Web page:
Mr. Lesh, it turned out, wanted to underwrite a recording of Mr. Carter's music through the Grateful Dead's Rex Foundation, which has quietly given grants to other composers as well.

Now that's doing something useful. If Mr. Lesh wrote and recorded an opera, I'd happily give it a spin.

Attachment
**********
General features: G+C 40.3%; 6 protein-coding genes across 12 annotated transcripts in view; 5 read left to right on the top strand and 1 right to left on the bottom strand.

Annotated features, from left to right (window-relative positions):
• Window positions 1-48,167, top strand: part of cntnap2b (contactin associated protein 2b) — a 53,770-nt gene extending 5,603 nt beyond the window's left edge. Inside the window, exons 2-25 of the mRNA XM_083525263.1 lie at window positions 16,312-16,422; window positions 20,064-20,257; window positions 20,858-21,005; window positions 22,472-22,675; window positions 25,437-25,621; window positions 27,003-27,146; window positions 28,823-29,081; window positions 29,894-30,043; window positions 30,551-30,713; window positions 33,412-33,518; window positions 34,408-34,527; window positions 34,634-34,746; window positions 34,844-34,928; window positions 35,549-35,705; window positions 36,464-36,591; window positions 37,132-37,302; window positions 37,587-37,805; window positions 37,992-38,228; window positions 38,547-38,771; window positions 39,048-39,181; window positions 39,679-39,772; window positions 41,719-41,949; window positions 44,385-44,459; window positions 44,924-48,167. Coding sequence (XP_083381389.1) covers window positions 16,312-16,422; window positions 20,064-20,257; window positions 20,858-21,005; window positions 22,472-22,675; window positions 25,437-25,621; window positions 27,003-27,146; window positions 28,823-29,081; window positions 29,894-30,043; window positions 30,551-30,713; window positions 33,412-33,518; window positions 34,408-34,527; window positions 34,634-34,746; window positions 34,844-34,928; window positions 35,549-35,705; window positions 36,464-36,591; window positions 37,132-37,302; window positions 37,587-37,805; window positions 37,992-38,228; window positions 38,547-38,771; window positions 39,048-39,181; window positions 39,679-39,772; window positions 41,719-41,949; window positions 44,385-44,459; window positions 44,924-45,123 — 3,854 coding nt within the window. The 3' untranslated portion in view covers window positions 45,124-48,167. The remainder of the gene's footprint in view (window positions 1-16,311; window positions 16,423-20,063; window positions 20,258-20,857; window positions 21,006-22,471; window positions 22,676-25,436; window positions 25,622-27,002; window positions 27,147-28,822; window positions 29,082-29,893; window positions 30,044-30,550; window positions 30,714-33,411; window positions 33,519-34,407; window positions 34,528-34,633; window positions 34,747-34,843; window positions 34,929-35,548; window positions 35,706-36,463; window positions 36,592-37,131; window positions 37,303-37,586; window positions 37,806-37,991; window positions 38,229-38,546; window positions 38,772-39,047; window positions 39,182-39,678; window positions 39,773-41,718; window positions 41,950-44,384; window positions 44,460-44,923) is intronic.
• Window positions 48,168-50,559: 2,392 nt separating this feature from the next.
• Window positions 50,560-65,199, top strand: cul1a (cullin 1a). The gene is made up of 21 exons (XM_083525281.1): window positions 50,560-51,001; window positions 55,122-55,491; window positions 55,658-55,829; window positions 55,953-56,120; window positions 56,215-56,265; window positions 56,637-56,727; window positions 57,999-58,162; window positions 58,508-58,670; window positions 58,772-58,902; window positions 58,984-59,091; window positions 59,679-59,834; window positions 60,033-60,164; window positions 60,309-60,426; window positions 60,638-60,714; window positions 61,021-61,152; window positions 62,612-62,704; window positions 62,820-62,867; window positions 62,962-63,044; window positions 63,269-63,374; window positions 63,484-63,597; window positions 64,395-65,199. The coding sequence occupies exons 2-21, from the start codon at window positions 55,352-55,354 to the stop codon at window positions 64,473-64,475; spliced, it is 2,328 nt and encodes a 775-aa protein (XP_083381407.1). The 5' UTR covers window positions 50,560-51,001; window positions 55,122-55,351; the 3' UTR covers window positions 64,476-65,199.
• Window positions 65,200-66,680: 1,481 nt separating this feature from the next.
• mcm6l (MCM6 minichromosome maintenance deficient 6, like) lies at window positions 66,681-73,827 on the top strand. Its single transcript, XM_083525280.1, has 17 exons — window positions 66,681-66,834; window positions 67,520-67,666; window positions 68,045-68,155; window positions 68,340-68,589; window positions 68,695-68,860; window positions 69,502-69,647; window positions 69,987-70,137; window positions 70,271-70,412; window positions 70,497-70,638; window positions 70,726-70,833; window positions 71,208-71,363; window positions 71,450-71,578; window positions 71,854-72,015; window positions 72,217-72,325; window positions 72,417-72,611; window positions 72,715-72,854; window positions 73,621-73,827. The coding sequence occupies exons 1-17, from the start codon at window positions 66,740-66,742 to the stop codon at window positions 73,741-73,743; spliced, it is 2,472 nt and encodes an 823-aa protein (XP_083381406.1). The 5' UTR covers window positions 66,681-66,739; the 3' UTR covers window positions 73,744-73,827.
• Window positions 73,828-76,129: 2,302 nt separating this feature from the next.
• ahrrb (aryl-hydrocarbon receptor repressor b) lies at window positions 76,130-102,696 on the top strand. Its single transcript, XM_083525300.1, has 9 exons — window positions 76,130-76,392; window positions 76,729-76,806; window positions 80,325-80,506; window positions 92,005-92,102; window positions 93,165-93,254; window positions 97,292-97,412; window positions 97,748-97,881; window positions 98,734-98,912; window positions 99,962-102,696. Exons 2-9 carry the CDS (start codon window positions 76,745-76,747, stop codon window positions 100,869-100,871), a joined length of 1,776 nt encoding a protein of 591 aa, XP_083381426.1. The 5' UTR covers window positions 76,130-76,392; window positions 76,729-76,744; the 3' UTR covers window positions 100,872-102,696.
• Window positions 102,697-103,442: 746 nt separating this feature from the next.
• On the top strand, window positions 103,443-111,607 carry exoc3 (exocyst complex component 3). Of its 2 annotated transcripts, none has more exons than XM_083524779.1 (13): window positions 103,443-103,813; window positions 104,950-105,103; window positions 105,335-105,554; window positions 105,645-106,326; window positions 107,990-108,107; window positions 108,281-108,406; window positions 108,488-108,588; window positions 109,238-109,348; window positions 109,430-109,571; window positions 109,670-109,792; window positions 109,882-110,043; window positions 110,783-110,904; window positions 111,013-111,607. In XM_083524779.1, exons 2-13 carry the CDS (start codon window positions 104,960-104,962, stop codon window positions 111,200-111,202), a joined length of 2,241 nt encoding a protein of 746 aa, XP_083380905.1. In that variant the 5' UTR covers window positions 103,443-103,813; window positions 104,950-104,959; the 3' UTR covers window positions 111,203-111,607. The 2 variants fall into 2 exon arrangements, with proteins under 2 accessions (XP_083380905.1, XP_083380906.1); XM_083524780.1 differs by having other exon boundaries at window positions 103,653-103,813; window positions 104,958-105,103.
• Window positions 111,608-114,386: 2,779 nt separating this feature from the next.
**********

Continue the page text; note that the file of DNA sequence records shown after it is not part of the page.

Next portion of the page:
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Ex-Pink Floyd bassist/songwriter Roger Waters hasn't had a "proper" solo album since 1992's Amused to Death, and it wasn't exactly heavily trumpeted at the time of its release. The newly liberated Waters did make a minor splash on AOR radio in 1987 with a few cuts from his second solo release Radio K.A.O.S., but the Waters-less Floyd more or less stole that year from him with the blockbusting A Momentary Lapse of Reason and its subsequent tour. By the time Waters unleashed Amused to Death, everyone's appreciation for the progressive/classical rock dinosaurs of yesteryear had been blunted by the Seattle scene's inadvertent takeover. Any Floyd love left over from these times was saved for the trio's release of The Division Bell in 1994. I'll admit that I wasn't even aware that Amused to Death existed back then because classical rock radio, at least in my region, had completely ignored it. Had I had my antennae out a little further, I would have found one solid album from a sizable ego that was small enough to correct its own mistakes. Amused to Death has aged much better than Radio K.A.O.S. and is much more musically diverse than The Final Cut (Waters's final album with Pink Floyd) and The Pros and Cons of Hitchhiking (Waters's first solo album outside of Pink Floyd). It's still dramatically heavy-handed, which is to be expected since this was the man who wrote a majority of The Wall. But not only has Amused to Death aged well musically, it has unfortunately aged well thematically too.